That's sort of what I did with Spinning Out Of Control – though it just took a little longer. Oh and it was inspired by the things I saw around me – music, the media, youth culture, consumerism, corruption. I think we need more young, vibrant, funny voices in fiction. There's so many great bloggers and great bands and journalists, but I want to read loads more addictive fiction. So write. Write about your world. And if you want to ask me anything, I'm always willing to answer. Wow, I wrote more than I thought I would there. That's a first. Happy World Book Day Xtra Milers!
Christopher Beanland is a journalist and writer who specialises in architecture, satire and music. He knows his emo too, which we like. He has written for plenty of daily newspapers, magazines and online outlets. His writing can be found via his website. Spinning Out of Control is out now and can be purchased for your Kindle via Amazon, and also in various formats from Smashwords, Barnes & Noble (a Nook book), as an iBook via iTunes, and from Scribd. It's also less than £3.00. Give it a shot.
Author: Ric Rawlins // Title: Rise of the Super Furry Animals // Out: Now
So, does you got an agent? Nope? Well here’s the good news: you may not need one. Recent reports are claiming that publishing houses are cutting out the middle man in an attempt to get their hands dirty in the race to find The Next Great Book.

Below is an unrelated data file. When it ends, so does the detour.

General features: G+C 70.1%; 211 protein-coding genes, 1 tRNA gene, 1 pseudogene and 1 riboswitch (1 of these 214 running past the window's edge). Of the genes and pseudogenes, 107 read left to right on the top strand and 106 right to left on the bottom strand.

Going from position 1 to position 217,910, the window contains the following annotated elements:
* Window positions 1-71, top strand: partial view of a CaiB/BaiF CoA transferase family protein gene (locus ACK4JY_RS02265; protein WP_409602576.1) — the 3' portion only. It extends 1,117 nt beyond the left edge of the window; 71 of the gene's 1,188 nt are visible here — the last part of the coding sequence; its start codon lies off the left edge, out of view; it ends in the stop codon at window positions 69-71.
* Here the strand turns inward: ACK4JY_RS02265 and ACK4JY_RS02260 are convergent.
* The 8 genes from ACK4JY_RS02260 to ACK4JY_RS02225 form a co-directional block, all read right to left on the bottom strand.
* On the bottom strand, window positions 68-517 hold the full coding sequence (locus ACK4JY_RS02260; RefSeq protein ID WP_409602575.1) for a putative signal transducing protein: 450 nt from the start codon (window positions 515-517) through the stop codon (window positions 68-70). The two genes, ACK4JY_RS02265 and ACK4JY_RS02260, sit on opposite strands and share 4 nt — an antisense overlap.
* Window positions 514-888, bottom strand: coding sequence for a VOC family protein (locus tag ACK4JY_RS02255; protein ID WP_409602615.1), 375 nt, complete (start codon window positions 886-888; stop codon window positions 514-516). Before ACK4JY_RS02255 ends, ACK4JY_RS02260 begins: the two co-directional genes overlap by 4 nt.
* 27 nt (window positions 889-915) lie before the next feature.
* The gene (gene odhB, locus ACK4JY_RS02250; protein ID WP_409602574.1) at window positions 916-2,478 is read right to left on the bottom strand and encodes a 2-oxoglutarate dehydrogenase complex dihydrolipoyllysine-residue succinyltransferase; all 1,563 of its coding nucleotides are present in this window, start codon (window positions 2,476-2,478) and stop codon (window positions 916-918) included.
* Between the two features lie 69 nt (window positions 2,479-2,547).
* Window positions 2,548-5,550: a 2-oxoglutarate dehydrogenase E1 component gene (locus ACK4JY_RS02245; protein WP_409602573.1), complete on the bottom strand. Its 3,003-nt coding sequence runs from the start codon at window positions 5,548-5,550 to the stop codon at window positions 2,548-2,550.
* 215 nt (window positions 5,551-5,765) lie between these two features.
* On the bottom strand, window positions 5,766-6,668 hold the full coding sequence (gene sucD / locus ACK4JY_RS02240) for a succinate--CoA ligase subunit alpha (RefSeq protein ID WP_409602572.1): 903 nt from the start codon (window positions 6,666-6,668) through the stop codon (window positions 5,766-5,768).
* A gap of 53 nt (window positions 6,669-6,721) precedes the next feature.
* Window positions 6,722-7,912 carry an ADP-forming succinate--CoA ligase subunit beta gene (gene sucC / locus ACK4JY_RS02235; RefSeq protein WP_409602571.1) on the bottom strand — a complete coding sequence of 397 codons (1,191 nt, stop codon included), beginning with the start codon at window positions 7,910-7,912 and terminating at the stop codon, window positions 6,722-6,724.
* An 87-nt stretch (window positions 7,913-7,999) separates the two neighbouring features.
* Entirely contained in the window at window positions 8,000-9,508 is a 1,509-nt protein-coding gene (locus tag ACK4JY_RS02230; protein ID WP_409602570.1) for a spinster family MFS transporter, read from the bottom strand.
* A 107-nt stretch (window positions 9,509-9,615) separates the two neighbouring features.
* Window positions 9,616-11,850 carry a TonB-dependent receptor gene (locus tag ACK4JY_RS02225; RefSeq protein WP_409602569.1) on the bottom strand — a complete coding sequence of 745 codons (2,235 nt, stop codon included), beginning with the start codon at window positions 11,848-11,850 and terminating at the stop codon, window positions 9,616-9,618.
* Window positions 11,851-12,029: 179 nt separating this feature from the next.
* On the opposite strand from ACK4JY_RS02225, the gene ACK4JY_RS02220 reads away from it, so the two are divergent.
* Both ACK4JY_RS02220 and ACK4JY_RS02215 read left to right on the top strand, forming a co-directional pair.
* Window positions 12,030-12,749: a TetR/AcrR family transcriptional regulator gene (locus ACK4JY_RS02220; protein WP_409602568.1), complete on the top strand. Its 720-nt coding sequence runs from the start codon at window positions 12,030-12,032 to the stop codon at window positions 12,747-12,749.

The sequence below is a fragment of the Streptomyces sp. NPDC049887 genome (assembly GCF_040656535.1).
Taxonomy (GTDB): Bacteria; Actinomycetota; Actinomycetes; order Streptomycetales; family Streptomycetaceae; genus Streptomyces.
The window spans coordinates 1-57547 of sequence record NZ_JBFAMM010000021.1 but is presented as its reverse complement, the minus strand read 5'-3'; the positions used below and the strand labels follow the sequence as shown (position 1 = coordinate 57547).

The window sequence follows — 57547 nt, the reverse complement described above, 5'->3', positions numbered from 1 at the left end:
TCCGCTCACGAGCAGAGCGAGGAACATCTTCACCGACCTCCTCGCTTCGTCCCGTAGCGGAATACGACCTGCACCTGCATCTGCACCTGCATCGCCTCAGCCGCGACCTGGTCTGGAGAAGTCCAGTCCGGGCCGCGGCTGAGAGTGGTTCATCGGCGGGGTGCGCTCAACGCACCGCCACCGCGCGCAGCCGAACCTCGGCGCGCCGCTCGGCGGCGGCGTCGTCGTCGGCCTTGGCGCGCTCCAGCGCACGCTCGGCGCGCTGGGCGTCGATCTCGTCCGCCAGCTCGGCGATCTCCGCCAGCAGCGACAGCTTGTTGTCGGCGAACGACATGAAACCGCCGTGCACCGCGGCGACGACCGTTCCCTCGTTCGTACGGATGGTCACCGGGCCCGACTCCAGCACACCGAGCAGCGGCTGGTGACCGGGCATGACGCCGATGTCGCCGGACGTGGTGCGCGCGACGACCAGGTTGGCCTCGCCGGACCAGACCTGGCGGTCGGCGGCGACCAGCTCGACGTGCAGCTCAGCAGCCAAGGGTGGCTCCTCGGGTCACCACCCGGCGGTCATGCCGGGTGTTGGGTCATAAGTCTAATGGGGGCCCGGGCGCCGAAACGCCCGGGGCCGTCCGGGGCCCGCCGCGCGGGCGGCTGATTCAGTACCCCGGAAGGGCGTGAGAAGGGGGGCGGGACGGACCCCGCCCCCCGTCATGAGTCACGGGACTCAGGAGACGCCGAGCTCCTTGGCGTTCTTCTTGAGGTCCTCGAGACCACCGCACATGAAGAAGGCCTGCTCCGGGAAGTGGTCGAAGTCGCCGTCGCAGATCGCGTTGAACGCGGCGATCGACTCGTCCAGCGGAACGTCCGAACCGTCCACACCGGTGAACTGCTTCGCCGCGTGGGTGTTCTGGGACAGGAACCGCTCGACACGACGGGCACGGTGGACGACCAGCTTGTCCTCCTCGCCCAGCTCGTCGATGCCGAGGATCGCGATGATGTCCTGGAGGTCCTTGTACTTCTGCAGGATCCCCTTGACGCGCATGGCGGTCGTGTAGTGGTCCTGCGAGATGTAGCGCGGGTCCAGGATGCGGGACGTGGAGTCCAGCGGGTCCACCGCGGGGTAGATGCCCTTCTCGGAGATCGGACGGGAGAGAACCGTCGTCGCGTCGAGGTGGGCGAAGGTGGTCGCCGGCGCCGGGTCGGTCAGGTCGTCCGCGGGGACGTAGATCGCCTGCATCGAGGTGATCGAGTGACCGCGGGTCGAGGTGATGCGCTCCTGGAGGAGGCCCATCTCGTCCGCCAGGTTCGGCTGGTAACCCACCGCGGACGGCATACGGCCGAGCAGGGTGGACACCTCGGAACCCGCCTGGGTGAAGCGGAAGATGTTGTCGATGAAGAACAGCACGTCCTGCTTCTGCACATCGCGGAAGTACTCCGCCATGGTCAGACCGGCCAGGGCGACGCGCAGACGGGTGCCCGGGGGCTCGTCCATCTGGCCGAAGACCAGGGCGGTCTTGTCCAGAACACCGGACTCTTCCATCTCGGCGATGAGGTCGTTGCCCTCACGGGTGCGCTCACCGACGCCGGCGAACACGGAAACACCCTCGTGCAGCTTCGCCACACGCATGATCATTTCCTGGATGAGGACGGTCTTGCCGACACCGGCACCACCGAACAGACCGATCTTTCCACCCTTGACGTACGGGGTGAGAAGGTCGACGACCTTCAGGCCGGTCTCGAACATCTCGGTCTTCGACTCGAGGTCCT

This was certainly my experience, although the publisher on my first book, Rise of the Super Furry Animals, was already well established for its radical, hands-on nature. These publishers are The Friday Project, and here’s a quick account of how we found each other.
Rise of the SFA was a long, slow write. I thought it took me five years, yet I have friends who swear I was tapping away as long as seven years ago (which, when you consider it’s quite a short book, is frankly troubling). As you might have guessed, it’s because I had a full time job. This situation forcesyou to find pockets of time in which to complete the beast, which in some waysmakes it harder than if you’re free to spew it all out in a few months of liberty, with that initial buzz of enthusiasm still fuelling the tank.